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Trans World Entertainment Corp. Heralds Video Legacy

19 May, 2016 By: Erik Gruenwedel

In retail, few categories are as challenging as home entertainment — especially in a digital age. Thus, Trans World Entertainment Corp., which operates stores primarily under the f.y.e. (For Your Entertainment), Suncoast and Second Spin brands, May 19 heralded a fourth consecutive fiscal quarter of flat same-store comps.

Speaking on a May 19 fiscal call, chief merchandising officer Scott Hoffman said trend comp sales (featuring pop-culture merchandise) increased 65% from the previous-year period and represented 26% ($19.6 million) of sales, compared with 14% ($11 million) a year ago. Video comp sales fell 13%, representing 40% ($30.3 million) versus 46% ($36.4 million) a year ago.

Music comp sales dropped 11%, despite ongoing sales increases in vinyl records. Music represented 24% ($18.1 million) of revenue, compared with 27% ($21.3 million) a year ago. Consumer electronics comp sales were flat and represented 9% ($6.8 million) of sales, the same as a year ago.

“We all understand what is happening with regard to digital downloads and streaming,” said CEO Mike Feurer. “That being said, we are actually really encouraged by the lifestyle aspect and our heritage relative to the music and film video industries … allowing us to pivot and distort these opportunities in our stores.”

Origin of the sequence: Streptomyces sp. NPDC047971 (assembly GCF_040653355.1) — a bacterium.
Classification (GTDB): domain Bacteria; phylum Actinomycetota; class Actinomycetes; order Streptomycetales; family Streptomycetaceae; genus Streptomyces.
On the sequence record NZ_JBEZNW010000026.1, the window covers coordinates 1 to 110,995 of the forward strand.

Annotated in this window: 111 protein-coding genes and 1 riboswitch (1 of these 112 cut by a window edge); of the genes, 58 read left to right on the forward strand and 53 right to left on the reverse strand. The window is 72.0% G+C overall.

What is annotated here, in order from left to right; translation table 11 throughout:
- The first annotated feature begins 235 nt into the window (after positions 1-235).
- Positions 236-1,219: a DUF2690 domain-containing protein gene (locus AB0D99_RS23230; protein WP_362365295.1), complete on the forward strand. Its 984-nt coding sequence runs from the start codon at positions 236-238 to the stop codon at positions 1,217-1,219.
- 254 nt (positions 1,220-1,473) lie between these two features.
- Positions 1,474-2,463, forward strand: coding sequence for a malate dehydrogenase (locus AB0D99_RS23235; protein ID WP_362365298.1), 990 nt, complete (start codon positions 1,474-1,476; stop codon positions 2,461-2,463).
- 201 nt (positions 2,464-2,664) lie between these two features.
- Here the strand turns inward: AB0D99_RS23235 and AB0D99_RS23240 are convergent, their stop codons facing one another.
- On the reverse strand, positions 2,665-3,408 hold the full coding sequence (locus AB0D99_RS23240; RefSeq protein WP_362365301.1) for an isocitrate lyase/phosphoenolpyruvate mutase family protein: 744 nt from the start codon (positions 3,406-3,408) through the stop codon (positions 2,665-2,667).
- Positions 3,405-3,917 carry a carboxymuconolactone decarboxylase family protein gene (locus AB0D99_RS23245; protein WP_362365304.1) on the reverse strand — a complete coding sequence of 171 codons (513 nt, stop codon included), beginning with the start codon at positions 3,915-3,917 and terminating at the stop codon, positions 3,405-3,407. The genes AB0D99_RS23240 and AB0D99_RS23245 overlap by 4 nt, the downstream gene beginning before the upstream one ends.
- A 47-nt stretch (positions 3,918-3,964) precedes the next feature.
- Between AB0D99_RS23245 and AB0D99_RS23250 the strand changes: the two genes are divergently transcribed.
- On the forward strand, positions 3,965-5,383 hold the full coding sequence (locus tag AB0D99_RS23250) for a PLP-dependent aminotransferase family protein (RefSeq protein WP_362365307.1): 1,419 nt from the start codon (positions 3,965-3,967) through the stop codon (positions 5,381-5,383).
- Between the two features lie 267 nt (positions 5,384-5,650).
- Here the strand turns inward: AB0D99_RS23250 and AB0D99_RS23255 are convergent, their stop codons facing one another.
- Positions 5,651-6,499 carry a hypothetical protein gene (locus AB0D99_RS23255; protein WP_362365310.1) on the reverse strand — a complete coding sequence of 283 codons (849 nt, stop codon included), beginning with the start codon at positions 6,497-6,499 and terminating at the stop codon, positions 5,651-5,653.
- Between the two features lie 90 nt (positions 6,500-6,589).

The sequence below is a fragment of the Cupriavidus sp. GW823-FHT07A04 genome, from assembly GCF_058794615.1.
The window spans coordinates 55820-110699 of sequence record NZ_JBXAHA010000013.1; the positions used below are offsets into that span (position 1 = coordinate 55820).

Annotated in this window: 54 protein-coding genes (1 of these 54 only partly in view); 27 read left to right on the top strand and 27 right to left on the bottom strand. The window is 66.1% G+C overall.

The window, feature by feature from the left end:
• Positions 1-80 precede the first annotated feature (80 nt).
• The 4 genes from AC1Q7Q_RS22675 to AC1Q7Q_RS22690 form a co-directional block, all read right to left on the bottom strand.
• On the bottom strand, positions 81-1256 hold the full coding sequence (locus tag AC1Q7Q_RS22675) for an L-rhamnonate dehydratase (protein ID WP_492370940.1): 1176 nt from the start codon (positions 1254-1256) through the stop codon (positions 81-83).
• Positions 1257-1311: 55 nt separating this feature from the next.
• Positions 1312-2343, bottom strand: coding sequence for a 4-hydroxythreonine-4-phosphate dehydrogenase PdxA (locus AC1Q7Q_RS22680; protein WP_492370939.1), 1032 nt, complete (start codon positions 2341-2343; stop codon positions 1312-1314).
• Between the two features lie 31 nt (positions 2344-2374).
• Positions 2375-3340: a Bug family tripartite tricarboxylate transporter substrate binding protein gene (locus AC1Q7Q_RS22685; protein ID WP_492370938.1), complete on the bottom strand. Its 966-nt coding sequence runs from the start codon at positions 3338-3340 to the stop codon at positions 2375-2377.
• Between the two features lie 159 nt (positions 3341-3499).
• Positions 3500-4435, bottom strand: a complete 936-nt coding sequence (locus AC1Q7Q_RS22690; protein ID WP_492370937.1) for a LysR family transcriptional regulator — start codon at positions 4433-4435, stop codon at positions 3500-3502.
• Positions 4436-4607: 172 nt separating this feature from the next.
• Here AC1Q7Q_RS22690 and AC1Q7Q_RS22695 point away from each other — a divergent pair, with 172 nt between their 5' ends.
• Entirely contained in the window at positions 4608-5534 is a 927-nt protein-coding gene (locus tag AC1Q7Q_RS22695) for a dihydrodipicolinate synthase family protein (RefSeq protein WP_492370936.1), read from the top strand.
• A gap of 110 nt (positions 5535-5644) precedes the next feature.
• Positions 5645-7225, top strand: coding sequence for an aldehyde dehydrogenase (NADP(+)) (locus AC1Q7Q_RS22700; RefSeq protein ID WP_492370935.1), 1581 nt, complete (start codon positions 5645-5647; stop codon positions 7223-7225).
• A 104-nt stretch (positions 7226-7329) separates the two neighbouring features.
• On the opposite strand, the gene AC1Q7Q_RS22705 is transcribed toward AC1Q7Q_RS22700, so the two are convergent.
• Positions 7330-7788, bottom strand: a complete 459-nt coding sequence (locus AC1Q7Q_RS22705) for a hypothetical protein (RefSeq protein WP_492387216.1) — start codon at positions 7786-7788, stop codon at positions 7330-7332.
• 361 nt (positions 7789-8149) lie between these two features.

Specifically, Feurer said video gives f.y.e. stores “great opportunities” to engage with “this tremendously passionate customer — just in different ways.”

Video game sales declined 55%, representing 1% ($750,000) of revenue, compared with 3% ($2.4 million) a year ago.

Hoffman admitted the games category is in decline at f.y.e. and said it has been a “small” portion of the business for some time. At the same time, he denied the company was exiting games, calling ancillary merchandise related to gaming key to the emerging trend category. 

“We look at games as a lifestyle business, not just [a] physical games [business],” Hoffman said.

Total revenue decreased 4.3% to $75.7 million, from $79.2 million in the previous-year period. The Albany, N.Y.-based distributor attributed much of the revenue decline to 6.5% drop in stores in operation from 310 to 290. Net income dipped slightly to $27,000 from $194,000.

The retailer is remodeling stores — 13 thus far — to accentuate changing consumer habits.

“We continue to be encouraged by the performance of the new-format stores,” Feurer said. “These stores further capitalize on our unique and wide-ranging demographic … and the loyalty of our customer base.”

About the Author: Erik Gruenwedel

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